Time: October 28, 2015 at 12pm to November 1, 2015 at 6pm
Street: Suite 105, 170 Tillary St,
City/Town: Brooklyn, New York
Website or Map: http://www.ouchigallery.com/#…
Event Type: solo, exhibition
Organized By: Ouchi Gallery
Latest Activity: Oct 25, 2015
1.Japanese Calligraphy Workshop
Oct 27th 7pm-10pm!!
You can experience Japanese Calligraphy. Shigeyuki Matsumoto, Japanese calligraphy artist, will teach you calligraphy in person. Four people at one time can write one character by Japanese brush. Also, you can do it on a fabric. We are offering Japanese washcloth, Tenugui for the participants writing characters on it. If you are interested, let’s join in!!
2. FREE Tasting of Shojin Cuisine
Oct 27th 7pm-9pm !!
Please come to Join us
Shojin cuisine refers to a type of vegetarian cooking that originates in Zen Buddhism.
Even though it does not use meat or fish, shojin is regarded as the foundation of all Japanese cuisine, especially kaiseki, the Japanese version of haute cuisine.
In its present form kaiseki is a multi-course meal in which fresh, seasonal ingredients are prepared in ways that enhance the flavor of each component, with the finished dishes beautifully arranged on plates.
All of these characteristics come from shojin cuisine, which is still prepared in Buddhist temples throughout Japan.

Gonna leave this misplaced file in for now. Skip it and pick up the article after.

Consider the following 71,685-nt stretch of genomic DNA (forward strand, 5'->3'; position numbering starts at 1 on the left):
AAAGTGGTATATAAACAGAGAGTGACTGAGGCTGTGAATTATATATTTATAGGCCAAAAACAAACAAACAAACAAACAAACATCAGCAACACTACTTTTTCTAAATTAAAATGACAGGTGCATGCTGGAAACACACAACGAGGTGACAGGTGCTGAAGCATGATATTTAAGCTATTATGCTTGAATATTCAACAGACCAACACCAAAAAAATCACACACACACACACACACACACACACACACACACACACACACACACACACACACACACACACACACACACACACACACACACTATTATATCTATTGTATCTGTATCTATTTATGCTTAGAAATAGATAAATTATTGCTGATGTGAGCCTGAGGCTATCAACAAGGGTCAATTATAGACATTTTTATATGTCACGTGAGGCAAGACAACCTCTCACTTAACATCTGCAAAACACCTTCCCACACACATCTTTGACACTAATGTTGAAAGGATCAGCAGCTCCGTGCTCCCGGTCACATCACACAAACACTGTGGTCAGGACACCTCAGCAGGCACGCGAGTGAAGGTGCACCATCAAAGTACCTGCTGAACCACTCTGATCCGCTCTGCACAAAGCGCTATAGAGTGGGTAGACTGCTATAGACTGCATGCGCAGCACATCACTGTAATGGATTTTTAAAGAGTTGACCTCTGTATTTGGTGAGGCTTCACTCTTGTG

Shigeyuki Matsumoto Bio
Shigeyuki Matsumoto was born in Oita Prefecture, Kyushu, Japan in 1961 and from a very young age was fond of drawing pictures and calligraphy. His single most passion was calligraphy, and even as a boy he remembers how the smell of the ink was very comforting. He quickly became hooked on calligraphy and became engrossed in trying to become the best in his field.
After entering adulthood, Shigeyuki became stressed when faced with working within an environment which honored the characteristics of Japanese society such as the spirit of cooperation, diligence and etiquette along with difficult human relations. During these times he was able to take his mind off these stresses and find inner calmness by turning his attention to his calligraphy brush.
Following this, he was greatly influenced by the Japanese culture of “Wa” or harmony, and believes that traditional Japanese calligraphy is greatly connected to Japanese spirituality.
He believes that in the pursuit of the true spiritual nature of Japanese people “Harmonious heart”, “Harmonious spirit”, “Harmonious landscape” the words and characters which make an impression on people are a representative of the spirit of the person at that time.
Self-taught in the traditional calligraphy skills, he uses the subject matter of “words” and makes creations through the use of shades and blurring of ink, along with blank spaces.